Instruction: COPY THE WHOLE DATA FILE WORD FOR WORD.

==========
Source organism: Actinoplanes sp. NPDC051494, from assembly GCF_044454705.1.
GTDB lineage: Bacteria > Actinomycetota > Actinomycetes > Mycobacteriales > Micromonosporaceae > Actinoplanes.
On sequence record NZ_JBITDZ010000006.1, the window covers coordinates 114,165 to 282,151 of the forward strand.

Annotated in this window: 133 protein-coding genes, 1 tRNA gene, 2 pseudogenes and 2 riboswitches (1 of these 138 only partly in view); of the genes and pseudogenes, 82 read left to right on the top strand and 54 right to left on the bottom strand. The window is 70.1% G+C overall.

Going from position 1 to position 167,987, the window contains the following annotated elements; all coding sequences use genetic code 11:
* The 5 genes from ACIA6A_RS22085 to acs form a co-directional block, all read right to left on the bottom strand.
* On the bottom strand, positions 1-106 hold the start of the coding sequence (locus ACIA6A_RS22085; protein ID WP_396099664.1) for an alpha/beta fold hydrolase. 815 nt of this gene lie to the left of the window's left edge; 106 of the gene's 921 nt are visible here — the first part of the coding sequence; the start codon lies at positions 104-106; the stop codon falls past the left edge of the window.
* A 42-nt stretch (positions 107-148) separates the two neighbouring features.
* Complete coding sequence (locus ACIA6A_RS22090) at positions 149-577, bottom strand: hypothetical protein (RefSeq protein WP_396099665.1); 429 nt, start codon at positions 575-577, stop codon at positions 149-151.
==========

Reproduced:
Source organism: Actinoplanes sp. NPDC051494, from assembly GCF_044454705.1.
GTDB lineage: Bacteria > Actinomycetota > Actinomycetes > Mycobacteriales > Micromonosporaceae > Actinoplanes.
On sequence record NZ_JBITDZ010000006.1, the window covers coordinates 114,165 to 282,151 of the forward strand.

Annotated in this window: 133 protein-coding genes, 1 tRNA gene, 2 pseudogenes and 2 riboswitches (1 of these 138 only partly in view); of the genes and pseudogenes, 82 read left to right on the top strand and 54 right to left on the bottom strand. The window is 70.1% G+C overall.

Going from position 1 to position 167,987, the window contains the following annotated elements; all coding sequences use genetic code 11:
* The 5 genes from ACIA6A_RS22085 to acs form a co-directional block, all read right to left on the bottom strand.
* On the bottom strand, positions 1-106 hold the start of the coding sequence (locus ACIA6A_RS22085; protein ID WP_396099664.1) for an alpha/beta fold hydrolase. 815 nt of this gene lie to the left of the window's left edge; 106 of the gene's 921 nt are visible here — the first part of the coding sequence; the start codon lies at positions 104-106; the stop codon falls past the left edge of the window.
* A 42-nt stretch (positions 107-148) separates the two neighbouring features.
* Complete coding sequence (locus ACIA6A_RS22090) at positions 149-577, bottom strand: hypothetical protein (RefSeq protein WP_396099665.1); 429 nt, start codon at positions 575-577, stop codon at positions 149-151.